Working for Wildlife: The Beginning of Preservation in Canada

Front Cover
University of Toronto Press, Jan 1, 1998 - Nature - 297 pages

Twenty years ago, Working for Wildlife was published to wide acclaim. It remains the definitive history of the beginnings of wildlife consciousness in Canada.

When Banff National Park was established by the federal government in the late 1880s, wildlife protection was not a top priority. By 1922, however, the government had hosted the first Dominion-Provincial Conference on Wild Life Protection, and wildlife preservation had become part of established government policy. Janet Foster shows how, in the early decades of this century, a small band of dedicated civil servants transformed their own goals of preserving endangered animals into active government policy.

Today, the names of these individuals are scarcely known to most Canadians. Yet it was their commitment and dedication that charted the course of today's ecological movement. This new edition of Foster's important book will be welcomed by students of environmental studies, geography, and Canadian history, as well as by members of naturalist clubs and conservation societies. Lorne Hammond's new material places the book in context and provides readers with a sense of what has happened in the field since.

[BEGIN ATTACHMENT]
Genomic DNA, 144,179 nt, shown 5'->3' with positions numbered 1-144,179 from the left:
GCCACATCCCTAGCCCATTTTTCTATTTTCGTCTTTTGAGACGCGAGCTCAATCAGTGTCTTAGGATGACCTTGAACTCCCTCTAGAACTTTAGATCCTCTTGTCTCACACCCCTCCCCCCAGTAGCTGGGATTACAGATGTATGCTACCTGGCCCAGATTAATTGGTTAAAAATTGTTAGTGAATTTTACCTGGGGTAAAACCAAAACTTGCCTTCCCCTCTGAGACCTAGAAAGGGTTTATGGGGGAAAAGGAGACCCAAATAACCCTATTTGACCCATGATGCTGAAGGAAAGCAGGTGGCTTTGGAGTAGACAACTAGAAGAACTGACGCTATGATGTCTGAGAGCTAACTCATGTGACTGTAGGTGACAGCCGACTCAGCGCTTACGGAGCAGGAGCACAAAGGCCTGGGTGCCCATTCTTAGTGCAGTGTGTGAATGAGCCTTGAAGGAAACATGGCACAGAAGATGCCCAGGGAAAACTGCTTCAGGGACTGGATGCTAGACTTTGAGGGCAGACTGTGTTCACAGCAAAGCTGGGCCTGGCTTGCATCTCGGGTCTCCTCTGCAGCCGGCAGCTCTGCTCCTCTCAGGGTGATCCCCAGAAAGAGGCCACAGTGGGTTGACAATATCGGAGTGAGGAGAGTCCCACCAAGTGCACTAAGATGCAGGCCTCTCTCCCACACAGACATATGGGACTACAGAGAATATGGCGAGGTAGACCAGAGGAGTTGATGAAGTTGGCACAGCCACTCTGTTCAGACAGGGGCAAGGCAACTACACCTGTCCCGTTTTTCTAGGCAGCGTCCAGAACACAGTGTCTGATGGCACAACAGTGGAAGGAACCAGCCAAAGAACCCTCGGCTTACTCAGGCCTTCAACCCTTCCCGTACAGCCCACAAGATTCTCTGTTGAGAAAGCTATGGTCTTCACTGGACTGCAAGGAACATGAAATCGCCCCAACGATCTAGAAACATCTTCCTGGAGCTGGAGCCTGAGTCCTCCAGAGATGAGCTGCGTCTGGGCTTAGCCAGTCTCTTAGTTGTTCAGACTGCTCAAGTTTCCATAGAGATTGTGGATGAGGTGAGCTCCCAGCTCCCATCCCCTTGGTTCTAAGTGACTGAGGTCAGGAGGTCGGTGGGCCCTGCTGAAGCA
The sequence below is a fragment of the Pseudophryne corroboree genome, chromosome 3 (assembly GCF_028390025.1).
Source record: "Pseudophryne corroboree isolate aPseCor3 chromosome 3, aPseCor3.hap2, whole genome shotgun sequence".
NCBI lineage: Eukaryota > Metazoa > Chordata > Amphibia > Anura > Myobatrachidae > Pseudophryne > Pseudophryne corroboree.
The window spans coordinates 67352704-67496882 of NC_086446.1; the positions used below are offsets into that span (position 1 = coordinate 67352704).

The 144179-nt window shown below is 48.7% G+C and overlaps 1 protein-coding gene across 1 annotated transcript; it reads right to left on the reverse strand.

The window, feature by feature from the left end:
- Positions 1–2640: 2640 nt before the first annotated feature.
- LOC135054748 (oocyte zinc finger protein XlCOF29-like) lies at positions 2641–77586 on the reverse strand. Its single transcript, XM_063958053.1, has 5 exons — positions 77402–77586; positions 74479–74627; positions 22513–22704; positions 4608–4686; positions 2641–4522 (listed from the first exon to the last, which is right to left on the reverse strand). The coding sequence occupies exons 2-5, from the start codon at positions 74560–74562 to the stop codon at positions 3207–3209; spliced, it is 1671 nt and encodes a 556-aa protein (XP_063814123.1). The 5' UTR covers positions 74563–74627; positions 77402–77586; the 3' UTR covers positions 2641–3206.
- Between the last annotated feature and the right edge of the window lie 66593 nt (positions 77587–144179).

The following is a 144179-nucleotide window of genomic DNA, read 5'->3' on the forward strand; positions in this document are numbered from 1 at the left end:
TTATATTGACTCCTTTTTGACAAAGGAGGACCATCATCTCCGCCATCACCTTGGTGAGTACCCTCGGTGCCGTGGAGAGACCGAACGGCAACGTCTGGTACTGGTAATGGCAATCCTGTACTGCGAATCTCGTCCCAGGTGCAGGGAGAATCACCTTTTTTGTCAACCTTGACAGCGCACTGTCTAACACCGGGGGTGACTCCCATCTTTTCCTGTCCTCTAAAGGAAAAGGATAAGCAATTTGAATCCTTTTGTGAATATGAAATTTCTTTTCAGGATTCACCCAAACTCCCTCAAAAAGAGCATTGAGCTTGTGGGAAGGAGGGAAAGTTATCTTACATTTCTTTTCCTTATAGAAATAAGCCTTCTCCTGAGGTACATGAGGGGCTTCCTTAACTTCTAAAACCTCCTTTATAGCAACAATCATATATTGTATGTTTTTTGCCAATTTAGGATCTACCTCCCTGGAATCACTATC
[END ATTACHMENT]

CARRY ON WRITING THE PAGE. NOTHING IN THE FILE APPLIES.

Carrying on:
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Contents

Introduction
3
Parks Resources and the Role of Wildlife
16
The Beginning of an Idea
55
Towards Better Administration
74
Taking the Initiative
95
Protecting an International Resource
120
New Responsibilities
155
The Sanctuary Idea Broadened
178
Wildlife Conservation Comes of Age
199
Epilogue
220
NOTES
237
NOTE ON SOURCES 1978 EDITION
261
AFTER WORD TO THE SECOND EDITION WITH AN UPDATE
273
INDEX
287
Copyright

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About the author (1998)

JANET FOSTER, writer, photographer, and naturalist, produces and films nature and wildlife programs with her husband, John, for TVOntario, NHK Japan, and the Discovery Channel. LORNE HAMMOND is a professor in the Department of History at the University of Victoria.

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